St. Michans Church

The St. Michan’s church is a church that you’ll find in Dublin, Ireland. The church may look unimpressive on the outside, it sure is impressive on the inside. Just like its history. Underneath the church you’ll find a crypt with perfectly preserved mummies. But some have been vandalized recently and they are not very happy. 

The history of St. Michans Church

The church, as we know it today, was built in 1686, but it wasn’t the first church on site. In 1095, a Norse chapel was built on the exact same location. That chapel was built to serve the ostrazed Vikings who remained in Ireland after a man named Wolf The Quarrelsome and his forces killed or kicked out the other Vikings. The St. Michan’s Church is still the only surviving parish church on the north side of the River Liffey that stands on a Viking foundation.

Looks can be deceiving

St Michan's Church - Paul Shanahan via commons.wikimedia CC BY-SA 2.0
Paul Shanahan via commons.wikimedia CC BY-SA 2.0

The St. Michan’s Church may look a bit unimpressive on the outside, there’s much more than meets the eye. For instance, the interior of the church contains fine woodwork and an organ which dates back to 1724. It is said that George Frideric Händel himself played his masterpiece “Messiah” here for the first time. The original organ case still exists, although it now houses a “new” organ, which was built in 1940. But, that’s not all that makes the church special: underneath it you’ll find a crypt which contains many perfectly preserved mummies.

The mummified bodies of St. Michans Church

There are several reasons for the mummies to be in the shape as they are today. The vaults are walled with thick limestone walls, which are known to contain dry air. Also, St. Michan’s Church was built upon former swamp land. The methane gas is still acting as some kind of preservation method. And last but not least, there’s oak wood in the soil which also preserves very well. The coffin’s wood is an entirely different story. Wood doesn’t get preserved and gradually some coffins are falling apart, exposing the bodies inside. Of course, this attracts visitors and tours are given. But, unfortunatley, not all visitors keep their hands to themselves.

Vandals in the crypt

William Clements Coffin - Reverbstudios via commons.wikimedia CC BY-SA 4.0
Reverbstudios via commons.wikimedia CC BY-SA 4.0

In 1996, the crypt was vandalized and if that isn’t bad enough, it happened again in 2019. This time, the vandals desecrated some of the mummies. These included a 400-year-old nun and an 800-year-old 6,5 foot (1.95 m) tall mummy known as “the Crusader”. The crypt was closed for the public for several months, but it re-opened again in Summer that same year. The Crusader had been decapitated and the head has only recently been returned. The nun was decapitated as well, though her head was still inside the coffin. Another corpse was turned around in the grave, and got damaged in the proces. The head and some bones resurfaced again and were sent to the National Museum of Ireland because they had sustained damage.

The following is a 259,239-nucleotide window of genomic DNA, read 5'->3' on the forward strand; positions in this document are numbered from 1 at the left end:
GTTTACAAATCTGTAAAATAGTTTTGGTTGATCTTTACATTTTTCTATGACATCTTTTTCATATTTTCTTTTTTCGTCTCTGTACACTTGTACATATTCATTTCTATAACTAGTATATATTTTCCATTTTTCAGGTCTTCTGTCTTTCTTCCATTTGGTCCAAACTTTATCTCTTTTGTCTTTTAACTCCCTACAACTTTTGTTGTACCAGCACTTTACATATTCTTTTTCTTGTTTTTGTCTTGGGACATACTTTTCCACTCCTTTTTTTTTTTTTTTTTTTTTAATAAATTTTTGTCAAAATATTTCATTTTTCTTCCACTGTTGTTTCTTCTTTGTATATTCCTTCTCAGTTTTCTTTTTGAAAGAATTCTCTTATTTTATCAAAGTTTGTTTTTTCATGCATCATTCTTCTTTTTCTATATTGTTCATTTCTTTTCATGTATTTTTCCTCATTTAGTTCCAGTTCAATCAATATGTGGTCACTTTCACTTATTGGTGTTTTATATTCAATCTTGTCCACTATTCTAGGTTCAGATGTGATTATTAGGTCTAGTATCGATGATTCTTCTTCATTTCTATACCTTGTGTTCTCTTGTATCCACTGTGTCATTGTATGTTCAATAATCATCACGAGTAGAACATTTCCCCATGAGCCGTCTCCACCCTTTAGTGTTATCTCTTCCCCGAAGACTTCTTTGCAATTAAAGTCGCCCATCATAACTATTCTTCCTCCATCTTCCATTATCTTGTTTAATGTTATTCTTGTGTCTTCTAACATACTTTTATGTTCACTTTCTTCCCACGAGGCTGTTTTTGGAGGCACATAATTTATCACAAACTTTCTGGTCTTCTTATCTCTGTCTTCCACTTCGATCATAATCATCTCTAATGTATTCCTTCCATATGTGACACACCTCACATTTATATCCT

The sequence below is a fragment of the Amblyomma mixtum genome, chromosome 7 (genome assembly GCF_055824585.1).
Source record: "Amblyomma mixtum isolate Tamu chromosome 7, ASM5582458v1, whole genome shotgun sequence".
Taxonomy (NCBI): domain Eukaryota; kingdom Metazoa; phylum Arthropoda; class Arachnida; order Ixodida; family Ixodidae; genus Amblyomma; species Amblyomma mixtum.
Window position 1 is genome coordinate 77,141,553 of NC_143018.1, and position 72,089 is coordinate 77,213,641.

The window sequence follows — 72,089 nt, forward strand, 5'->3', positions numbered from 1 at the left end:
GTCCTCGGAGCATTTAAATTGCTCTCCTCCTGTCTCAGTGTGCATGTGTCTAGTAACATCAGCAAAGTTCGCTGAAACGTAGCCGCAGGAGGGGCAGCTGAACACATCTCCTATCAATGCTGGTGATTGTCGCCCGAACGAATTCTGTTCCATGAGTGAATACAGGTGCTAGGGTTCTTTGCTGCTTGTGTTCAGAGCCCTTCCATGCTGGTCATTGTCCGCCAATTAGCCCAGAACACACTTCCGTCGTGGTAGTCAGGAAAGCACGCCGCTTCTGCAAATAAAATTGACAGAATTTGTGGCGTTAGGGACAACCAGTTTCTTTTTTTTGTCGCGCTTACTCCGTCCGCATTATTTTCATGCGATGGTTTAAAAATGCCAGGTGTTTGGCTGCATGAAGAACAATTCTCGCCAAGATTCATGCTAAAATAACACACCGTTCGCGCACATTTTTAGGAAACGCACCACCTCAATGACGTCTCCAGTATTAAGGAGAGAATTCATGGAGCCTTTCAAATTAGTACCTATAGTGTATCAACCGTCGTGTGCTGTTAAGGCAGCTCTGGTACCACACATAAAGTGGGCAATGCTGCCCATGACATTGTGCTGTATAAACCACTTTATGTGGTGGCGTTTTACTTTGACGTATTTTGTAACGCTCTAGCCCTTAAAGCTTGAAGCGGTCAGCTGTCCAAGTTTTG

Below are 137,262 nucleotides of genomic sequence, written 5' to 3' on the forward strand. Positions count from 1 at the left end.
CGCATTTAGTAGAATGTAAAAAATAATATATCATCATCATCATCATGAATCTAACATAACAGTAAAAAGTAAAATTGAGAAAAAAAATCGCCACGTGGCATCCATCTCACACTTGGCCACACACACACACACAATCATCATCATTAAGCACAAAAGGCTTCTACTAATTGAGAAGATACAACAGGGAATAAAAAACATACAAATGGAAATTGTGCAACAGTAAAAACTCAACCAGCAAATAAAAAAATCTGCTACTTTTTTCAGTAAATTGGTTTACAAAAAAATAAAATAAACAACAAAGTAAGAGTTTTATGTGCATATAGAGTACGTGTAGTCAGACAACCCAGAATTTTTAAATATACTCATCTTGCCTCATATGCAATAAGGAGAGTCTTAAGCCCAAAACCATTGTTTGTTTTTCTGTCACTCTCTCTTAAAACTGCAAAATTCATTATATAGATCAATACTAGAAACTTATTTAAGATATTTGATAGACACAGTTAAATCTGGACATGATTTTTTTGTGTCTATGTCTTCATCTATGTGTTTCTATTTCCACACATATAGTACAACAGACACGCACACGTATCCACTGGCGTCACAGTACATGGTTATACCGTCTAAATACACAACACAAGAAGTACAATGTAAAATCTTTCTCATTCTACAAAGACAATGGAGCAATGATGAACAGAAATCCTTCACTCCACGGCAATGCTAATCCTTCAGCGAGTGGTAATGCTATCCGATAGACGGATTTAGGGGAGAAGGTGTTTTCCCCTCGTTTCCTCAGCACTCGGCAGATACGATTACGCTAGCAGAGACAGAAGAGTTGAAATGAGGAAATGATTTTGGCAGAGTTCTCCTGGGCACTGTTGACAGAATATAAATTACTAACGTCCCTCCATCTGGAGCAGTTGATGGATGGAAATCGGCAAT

The Big Four

The Crusader is one of the so-called “Big Four” mummies. Their bodies are completely exposed so visitors can see them. They are resting all closely together, with the tall Crusader lying down above their heads. The Crusader is believed to have participated in the Fourth Crusade. This makes it odd that he’s been buried in the church’s crypt, because the church never gave permission for this particular crusade. Because the Crusader had been far bigger than most people back in the days, his legs had to be broken and folded underneath his body so that he could fit in the small coffin.

Jennifer Boyer via Flickr CC BY-2.0
The Big Four – Jennifer Boyer via Flickr CC BY-2.0

The corpse on the right is a corpse of a woman. Not much can be told about her, all her name tag says is “The Unknown”. The man in the middle is named “The Thief”. He was given this name because his right hand is missing. Both his feet are missing, too. The thief must have converted later and became a priest or a respected man, otherwise he would have never been put in the crypt. And finally, there is a small woman on the left. She is the 400-year-old nun whose body has also been desecrated.

The Sheare Brothers

Two brothers, Henry and John Sheare, were also laid to rest in the crypt. They were executed (drawn and quartered by the British) for the Rising of 1798. Many Irish earls have been buried in the crypt as well as the mathematician William Rowan Hamilton. Bram Stoker visited the crypt when he was young. Perhaps it gave him inspiration?

Whispers and mumblings

St Michan's crypt - Jennifer Boyer via flickr CC BY-2.0
St Michan’s crypt, the Sheare Brothers – Jennifer Boyer via flickr CC BY-2.0

People who have spent time in the crypt by themselves claim to have heard whispers and mumblings. Perhaps these noises are caused by the chuch up above, but they might be something paranormal. People also have the feeling as if they are being watched in the crypt and some even say they have been touched by unseen hands. Perhaps it is the desecrated mummies in the crypt who are angry for what happened to them?

St. Michan’s Church Today

Normally the crypt is open to the public, but be sure to check if it’s open before you go because of Covid-19.

Cover photo: Andreas F. Borchert via commons.wikimedia CC BY-SA 3.0
Sources: wikipedia,,,, and
Address: Church Street, Arran Quay, Dublin 7, Ierland

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